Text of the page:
Governor Paul LePage is doing exactly what he’s promised Mainers he’d do from the first day he set foot on the campaign trail: rein in spending to lower the tax burden on the people of this state. If only his colleagues in the Republican-led legislature had the same focus.
Instead, the legislature’s Appropriations Committee continues to make modifications to the Governor’s budgets that water down real reform. Fortunately for the working people of Maine, Governor LePage is exercising a rare tool to make sure our government doesn’t continue to live outside of its means—the line-item veto.
LePage’s vetoes correct two problems the legislature has created through the modification of his original budget. First, the legislature ignored the fact that DHHS has been in violation of federal guidelines in submitting for reimbursements costs for criminals involuntarily admitted for psychiatric care. LePage’s budget sought to correct this, but the legislature is trying to thwart this correction. The result would be another DHHS reimbursement mess.
Second, the Governor is attempting to reel in the out-of-control growth of General Assistance funding provided to municipalities. In particular, local GA programs have started using the “emergency housing” provision in GA guidelines to provide long-term funding for housing costs.
This was clearly not the intent of the provision, but municipalities have created a web of de facto housing agencies through the GA program. It just so happens that Maine has a well-funded bureaucracy already in place to deal with these cases. It’s called the Maine State Housing Authority.
General Assistance is a program that needs increased scrutiny in our state. The Maine Wire reported earlier this year on the town of Windham’s struggle with the program. Windham dropped its contract with an outside social services company and hired an employee to monitor the program. The result was a decrease in GA expenditure from $450,000 under the outside company’s management to $25,000 under the town’s direct management.
Though every town is different, the Windham experience shows that cries for more state GA funding may be the result of poor management rather than actual need.
So why is the legislature pushing back against these changes? Enter the Appropriations Committee. By many accounts, the Appropriations Committee is being run by left-wing lobbyist groups, instead of the Republican leadership. Stalwart liberal Democrats like John Martin and Peggy Rotundo exercise more functional control of the appropriations process than their GOP colleagues, and these Democrats take their marching orders from state-funded social services lobbyists at Maine Equal Justice Partners and other similar groups.
Perhaps the biggest mistake in leadership of the 125th Legislature was the appointment of a remarkably weak liberal Republican as House Chair of Appropriations. Pat Flood, beloved by leadership for his docile nature, has on multiple occasions shown his inability to preside over the most important subset of the legislature.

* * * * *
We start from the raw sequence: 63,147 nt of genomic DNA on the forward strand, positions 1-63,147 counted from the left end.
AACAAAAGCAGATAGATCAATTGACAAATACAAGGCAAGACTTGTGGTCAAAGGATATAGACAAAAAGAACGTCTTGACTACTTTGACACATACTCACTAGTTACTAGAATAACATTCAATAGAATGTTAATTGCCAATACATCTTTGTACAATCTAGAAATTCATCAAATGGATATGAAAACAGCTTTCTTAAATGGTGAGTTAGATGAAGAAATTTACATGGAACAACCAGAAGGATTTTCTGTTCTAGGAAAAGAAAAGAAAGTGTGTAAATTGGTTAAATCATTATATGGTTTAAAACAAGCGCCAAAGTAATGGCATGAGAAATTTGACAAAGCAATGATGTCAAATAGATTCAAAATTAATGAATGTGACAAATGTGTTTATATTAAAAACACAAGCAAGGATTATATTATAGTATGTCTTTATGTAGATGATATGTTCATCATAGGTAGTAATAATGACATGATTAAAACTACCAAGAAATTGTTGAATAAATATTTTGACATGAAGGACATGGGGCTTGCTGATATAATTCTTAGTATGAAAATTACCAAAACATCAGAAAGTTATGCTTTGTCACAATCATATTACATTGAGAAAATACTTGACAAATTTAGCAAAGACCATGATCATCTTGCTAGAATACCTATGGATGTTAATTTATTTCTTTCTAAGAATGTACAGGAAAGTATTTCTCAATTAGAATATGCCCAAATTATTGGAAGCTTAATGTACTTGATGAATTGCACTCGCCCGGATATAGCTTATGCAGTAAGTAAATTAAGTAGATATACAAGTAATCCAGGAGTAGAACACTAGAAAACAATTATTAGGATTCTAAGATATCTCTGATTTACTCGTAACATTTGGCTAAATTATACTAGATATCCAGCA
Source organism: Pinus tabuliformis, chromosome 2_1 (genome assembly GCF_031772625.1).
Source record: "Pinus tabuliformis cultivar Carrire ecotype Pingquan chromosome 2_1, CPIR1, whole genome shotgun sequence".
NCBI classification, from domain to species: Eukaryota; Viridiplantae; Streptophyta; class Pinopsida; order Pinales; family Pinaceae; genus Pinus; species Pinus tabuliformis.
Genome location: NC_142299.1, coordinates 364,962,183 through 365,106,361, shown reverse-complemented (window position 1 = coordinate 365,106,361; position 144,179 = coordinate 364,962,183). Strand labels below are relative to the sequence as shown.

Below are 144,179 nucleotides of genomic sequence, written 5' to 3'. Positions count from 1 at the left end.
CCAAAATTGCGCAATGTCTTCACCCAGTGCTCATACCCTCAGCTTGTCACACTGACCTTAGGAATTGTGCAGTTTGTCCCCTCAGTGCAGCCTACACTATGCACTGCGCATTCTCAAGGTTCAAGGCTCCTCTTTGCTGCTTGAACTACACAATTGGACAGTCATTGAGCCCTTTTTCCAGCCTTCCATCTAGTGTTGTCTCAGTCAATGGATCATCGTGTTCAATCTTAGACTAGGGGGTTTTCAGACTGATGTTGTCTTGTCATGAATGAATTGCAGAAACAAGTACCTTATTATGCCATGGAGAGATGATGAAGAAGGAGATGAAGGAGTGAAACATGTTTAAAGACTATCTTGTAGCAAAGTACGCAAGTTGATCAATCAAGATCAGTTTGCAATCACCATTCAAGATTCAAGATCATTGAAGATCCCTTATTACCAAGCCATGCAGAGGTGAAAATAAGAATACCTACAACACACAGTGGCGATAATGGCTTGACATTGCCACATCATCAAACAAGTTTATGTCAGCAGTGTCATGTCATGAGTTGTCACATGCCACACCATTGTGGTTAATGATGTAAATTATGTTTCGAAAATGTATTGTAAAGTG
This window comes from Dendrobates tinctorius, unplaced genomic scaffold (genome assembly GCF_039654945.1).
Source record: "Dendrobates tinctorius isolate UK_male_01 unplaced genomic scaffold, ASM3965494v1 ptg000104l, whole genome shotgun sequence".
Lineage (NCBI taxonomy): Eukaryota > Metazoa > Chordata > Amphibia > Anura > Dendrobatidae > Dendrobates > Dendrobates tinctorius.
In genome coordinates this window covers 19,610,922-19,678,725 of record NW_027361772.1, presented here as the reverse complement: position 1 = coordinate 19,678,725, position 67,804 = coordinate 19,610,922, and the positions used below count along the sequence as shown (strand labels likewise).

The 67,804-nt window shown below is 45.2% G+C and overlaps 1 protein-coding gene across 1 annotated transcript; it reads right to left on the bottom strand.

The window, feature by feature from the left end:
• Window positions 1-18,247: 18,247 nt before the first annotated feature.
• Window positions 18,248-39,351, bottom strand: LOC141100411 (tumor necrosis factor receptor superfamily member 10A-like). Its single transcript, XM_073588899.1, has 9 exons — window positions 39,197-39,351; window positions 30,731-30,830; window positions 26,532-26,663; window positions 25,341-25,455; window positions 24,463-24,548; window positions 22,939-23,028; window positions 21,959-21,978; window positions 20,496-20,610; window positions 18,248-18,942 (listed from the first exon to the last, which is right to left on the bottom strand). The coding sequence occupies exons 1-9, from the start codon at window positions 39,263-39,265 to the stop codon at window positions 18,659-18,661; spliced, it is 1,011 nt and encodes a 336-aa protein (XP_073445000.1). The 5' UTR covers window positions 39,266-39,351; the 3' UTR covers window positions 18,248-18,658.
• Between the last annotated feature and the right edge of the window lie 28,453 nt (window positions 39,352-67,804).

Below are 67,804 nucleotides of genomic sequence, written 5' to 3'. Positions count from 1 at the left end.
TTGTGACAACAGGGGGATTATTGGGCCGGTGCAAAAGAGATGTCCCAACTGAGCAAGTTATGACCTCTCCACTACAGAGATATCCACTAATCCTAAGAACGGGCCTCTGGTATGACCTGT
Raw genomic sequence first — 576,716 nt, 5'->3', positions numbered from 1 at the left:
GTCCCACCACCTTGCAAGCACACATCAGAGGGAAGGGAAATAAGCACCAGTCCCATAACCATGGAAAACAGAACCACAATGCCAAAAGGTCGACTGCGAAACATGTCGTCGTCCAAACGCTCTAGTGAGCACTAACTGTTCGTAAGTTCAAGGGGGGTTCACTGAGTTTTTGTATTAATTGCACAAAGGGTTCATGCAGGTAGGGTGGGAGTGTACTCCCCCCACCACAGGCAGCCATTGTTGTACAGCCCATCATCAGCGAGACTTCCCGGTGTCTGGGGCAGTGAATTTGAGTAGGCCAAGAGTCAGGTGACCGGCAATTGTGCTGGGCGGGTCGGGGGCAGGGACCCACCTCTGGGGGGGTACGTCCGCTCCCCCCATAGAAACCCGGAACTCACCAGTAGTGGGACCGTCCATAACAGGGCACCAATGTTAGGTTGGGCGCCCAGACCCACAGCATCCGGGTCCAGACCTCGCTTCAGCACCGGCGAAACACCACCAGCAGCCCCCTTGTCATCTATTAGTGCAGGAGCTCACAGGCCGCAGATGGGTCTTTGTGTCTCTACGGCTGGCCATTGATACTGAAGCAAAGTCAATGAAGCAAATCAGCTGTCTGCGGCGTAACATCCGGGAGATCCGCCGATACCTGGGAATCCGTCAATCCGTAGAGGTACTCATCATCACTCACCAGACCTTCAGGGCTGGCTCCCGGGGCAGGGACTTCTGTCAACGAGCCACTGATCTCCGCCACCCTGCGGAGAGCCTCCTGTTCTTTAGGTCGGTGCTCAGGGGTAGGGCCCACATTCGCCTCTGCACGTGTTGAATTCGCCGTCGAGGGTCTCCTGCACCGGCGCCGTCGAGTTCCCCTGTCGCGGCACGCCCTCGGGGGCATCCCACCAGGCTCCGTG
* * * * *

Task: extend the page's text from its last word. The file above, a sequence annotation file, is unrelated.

The most public failure came toward the end of the First Session. Flood, so bothered by the disapproval of his Democrat colleagues, quit his position as chair in anger when the GOP passed PL90, the free-market health insurance reform package that has already driven down the growth in premiums for the majority of Mainers. Leadership made a second mistake in reappointing Flood to the position after the tears had dried.
Flood’s primary concern is comity with his peers on the Appropriations Committee, and Democrats have shown they know how to manipulate him. Martin and Rotundo can make the slightest shift in funding for any organization sound like the end of times, and Flood cannot resist the pressure. Flood’s concern for his Democrat friends is a microcosm of what is happening in this legislature at large.
When a proposal to reform government is put on the table, the first question current GOP leadership asks is, “What will the Democrats think of this?” The worship of collegiality under the dome has caused many in the GOP to lose sight of why they are there, and this results in grand errors in judgment.
A perfect example is the effort of the GOP-led legislature to fill a hole in the DHHS budget last month by raising taxes on Mainers by $5 million. In the end, pressure from conservatives thwarted this effort. But many of us have been left stunned that a GOP majority would really believe raising taxes was an option.
The 125th Legislature has been a mixed bag for conservatives, but the pattern that has emerged from leadership has not been impressive. It has come to Governor LePage to act as the adult in the room time and time again. He has had to push the legislature to remember who they were before they were swept into this leadership by an electorate that has become tired of the out-of-control growth of government.
Republicans are in charge today because the people of Maine want reform. Unless they get it, the GOP will be back in perpetual minority status by the end of the year.
LePage’s veto is a test also for Senate leadership, all three of whom face primary elections in their pursuit of higher office. Standing between a Governor popular with the base and his efforts to reduce the size of government would seem a perilous decision for Raye, Courtney, and Plowman, and primary voters will be watching.
Governor LePage’s refusal to capitulate to the legislature on these budget issues should be applauded. If those in the GOP want another shot at running the legislature next year, they should take a lesson in leadership from the second floor.